The air force was making all these cuts to save money, as well as recognizing lifestyle changes among its personnel. One thing that was not changing was air force personnel expecting a more comfortable lifestyle than the other services. This has long been a source of humor to sailors, soldiers, and marines for a long time. This didn't change with the war on terror and won't change with the current cuts. For example, many of the U.S. Air Force personnel stationed at Bagram air base (north of Kabul) in Afghanistan just after 2001 complained about the poor living conditions soon after they got there. To make their case some of them put together and distributed a collection of photos as evidence. The complaints included too much dust (which Afghanistan has in abundance). The dust covered everything and rendered some of the equipment at the base gym inoperable. Complaints also included laundry that came back still a bit damp and a dreary volleyball court. There were many other complaints, including long lines to get a meal and having to sleep in tents (that were not air conditioned).

When all this hit the Pentagon, air force officers cringed. But it was very old news. Even before the Army Air Force went off to form the independent Air Force in 1947, the "zoomies" (as air force personnel were eventually nicknamed) were known for their higher standard of living. The air force personnel regarded this criticism as misplaced. The air force was a technical organization and it required rigorous standards of cleanliness and organization to maintain all those aircraft and their equipment at high levels of readiness for combat. The zoomies can ultimately point out that, since World War II the U.S. Air Force has not just had air superiority wherever it operated but usually domination of the air.

No one begrudged the air force the clean sheets and hot food during World War II, for the heavy bomber crew casualties over Germany were horrendous (worse than in the infantry) and the ground crews often manned forward airbases that were within range of enemy artillery or snipers. The air force enlisted personnel were known as a bright and resourceful bunch, who could improvise better living conditions and this was no accident. During World War II, the Army Air Force got priority when it came to the best (in terms of book smarts and skills) draftees. After the war, the air force used "better living conditions" as a way to induce bright young lads to volunteer for the air force rather than wait be drafted into the army. So while the draft lasted until 1975, the air force rarely had to take draftees or recruits who did not meet their high standards.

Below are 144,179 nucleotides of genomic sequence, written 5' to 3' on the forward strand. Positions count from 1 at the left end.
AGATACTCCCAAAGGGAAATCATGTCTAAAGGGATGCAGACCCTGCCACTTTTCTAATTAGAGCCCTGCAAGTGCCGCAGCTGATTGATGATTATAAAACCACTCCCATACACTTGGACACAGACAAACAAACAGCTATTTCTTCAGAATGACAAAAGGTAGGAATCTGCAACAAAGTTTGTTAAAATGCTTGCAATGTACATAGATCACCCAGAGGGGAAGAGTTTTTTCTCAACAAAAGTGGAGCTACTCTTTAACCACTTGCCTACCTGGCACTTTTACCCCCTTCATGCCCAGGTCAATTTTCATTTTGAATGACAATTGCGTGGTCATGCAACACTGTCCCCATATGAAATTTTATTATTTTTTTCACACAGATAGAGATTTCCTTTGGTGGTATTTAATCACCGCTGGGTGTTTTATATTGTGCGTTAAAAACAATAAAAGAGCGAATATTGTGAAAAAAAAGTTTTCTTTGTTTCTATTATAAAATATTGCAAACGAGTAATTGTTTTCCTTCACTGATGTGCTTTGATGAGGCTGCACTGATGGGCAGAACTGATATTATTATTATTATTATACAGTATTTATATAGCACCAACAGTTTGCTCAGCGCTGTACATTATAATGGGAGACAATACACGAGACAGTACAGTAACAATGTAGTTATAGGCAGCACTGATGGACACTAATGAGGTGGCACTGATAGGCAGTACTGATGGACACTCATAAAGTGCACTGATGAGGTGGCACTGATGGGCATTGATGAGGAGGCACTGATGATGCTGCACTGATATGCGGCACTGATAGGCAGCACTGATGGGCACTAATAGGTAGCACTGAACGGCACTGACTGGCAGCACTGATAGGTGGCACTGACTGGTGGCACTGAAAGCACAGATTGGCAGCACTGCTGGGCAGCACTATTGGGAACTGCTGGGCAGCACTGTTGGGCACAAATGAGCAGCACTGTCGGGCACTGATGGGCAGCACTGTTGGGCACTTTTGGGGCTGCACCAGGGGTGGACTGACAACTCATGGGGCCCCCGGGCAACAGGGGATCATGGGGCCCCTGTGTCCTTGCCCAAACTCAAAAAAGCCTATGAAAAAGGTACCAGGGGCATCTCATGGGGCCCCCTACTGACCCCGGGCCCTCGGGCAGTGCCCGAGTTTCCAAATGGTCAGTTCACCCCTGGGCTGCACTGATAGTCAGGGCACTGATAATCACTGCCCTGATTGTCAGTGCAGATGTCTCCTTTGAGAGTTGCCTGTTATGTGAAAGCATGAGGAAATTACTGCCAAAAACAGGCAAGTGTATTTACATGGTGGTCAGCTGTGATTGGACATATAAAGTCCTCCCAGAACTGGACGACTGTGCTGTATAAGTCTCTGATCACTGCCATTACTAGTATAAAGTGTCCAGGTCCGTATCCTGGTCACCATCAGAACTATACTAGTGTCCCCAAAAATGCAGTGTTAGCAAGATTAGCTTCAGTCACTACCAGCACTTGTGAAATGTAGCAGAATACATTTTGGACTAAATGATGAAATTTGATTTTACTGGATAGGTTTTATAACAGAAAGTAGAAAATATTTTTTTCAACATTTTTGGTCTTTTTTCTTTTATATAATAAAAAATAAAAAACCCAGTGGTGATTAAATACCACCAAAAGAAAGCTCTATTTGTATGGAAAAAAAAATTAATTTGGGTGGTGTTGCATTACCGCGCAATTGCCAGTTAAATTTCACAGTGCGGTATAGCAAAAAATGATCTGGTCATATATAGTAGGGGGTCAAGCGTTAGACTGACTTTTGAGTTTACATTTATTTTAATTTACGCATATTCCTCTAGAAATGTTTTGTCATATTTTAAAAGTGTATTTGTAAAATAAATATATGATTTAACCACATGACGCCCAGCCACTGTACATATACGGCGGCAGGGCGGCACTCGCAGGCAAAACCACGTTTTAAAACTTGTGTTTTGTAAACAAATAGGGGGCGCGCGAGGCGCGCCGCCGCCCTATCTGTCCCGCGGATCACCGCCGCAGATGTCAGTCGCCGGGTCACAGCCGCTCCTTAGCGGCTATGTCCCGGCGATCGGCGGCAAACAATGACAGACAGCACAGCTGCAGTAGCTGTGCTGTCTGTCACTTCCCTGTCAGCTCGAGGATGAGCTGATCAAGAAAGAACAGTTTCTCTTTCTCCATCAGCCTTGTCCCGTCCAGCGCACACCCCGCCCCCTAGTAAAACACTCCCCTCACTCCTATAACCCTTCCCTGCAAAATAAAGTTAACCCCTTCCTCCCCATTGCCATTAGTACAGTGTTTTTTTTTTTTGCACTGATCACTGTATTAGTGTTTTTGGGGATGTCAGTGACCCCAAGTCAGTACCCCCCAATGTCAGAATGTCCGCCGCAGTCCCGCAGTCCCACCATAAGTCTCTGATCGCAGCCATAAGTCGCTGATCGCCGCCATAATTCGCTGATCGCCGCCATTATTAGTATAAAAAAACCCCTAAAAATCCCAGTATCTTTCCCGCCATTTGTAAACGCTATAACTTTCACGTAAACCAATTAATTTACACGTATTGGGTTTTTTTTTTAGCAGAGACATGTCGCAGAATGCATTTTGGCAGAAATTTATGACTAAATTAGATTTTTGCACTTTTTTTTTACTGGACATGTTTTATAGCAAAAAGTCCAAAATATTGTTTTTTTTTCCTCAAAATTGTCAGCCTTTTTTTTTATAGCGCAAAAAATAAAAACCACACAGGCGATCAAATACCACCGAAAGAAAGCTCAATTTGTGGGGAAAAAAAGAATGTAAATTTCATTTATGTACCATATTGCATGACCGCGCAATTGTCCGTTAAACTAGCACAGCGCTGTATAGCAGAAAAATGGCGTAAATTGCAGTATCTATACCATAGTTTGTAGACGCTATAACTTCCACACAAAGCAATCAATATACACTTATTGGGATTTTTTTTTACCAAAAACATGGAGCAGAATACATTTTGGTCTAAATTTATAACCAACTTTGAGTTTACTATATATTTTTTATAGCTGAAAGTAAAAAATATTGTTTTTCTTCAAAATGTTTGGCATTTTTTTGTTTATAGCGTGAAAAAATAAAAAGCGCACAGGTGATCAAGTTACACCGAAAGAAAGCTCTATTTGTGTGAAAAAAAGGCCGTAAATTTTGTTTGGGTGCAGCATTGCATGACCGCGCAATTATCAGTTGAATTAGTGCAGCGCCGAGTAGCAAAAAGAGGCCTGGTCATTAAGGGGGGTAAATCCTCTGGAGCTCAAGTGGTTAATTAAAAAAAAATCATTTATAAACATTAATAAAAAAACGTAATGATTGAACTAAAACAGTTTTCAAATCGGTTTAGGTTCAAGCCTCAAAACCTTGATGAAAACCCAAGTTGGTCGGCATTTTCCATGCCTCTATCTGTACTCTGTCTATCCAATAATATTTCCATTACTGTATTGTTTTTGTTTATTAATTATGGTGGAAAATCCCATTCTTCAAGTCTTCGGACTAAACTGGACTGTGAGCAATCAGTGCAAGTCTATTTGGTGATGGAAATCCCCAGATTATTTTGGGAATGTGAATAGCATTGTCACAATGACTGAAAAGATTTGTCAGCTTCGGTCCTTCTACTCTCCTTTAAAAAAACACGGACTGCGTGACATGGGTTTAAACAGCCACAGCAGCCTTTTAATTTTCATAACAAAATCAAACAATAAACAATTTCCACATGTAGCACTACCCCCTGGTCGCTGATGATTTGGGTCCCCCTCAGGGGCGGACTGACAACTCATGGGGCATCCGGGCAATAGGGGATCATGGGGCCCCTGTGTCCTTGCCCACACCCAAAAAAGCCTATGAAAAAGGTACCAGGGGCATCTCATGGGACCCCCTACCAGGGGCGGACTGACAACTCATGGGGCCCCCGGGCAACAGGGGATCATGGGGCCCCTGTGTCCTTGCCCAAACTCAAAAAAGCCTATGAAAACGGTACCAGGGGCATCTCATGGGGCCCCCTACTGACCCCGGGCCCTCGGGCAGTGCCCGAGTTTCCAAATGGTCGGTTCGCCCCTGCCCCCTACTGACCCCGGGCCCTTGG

Of all the services the air force had the highest proportion of troops involved in highly technical and administrative jobs. But most of these occupations were just that, jobs. The navy went to sea, the army and the marines went out to "the field", but the air force generally stayed at their ever more comfortable bases. Even in the 1960s, navy and army officers joked about what an air force officer considered a "hardship post" (a base with only one golf course). Airforce ground personnel did get shot at again in Vietnam, although most air force bases were located in safer places. Moreover, the senior air force NCOs in Vietnam had World War II experience, so the younger airmen had no one to complain to except each other.

After the Vietnam War, the draft disappeared and the air force had to hustle to keep its ranks full of quality personnel. Excellent living conditions were still seen as a good recruiting tactic, and living quarters for unmarried personnel began to resemble the suburban apartment complexes these young men and women would be living in if they were still civilians. The troops worked hard, lived well, and everyone was happy.

Then the Cold War ended in 1991, and the air force, like the other services, had to sort out what kinds of wars they would encounter in the future. By the late 1990s, the air force decided that the wars of the future required "Air Expeditionary Wings" (AEW). These units would contain about a hundred combat and support aircraft and several thousand air force personnel. They would be trained and equipped to fly off, on short notice, to some overseas hot spot. In most cases, the AEW would operate from an existing air base but, if need be, the AEW could operate in a more primitive environment. Like the bombed-out Bagram air base in Afghanistan. Apparently, the young airmen were not sufficiently briefed about the possibility of "living rough" and keep quiet about any dissatisfaction with the accommodations. Not while soldiers, marines, and a few air force personnel were out in the hills living under far harsher conditions.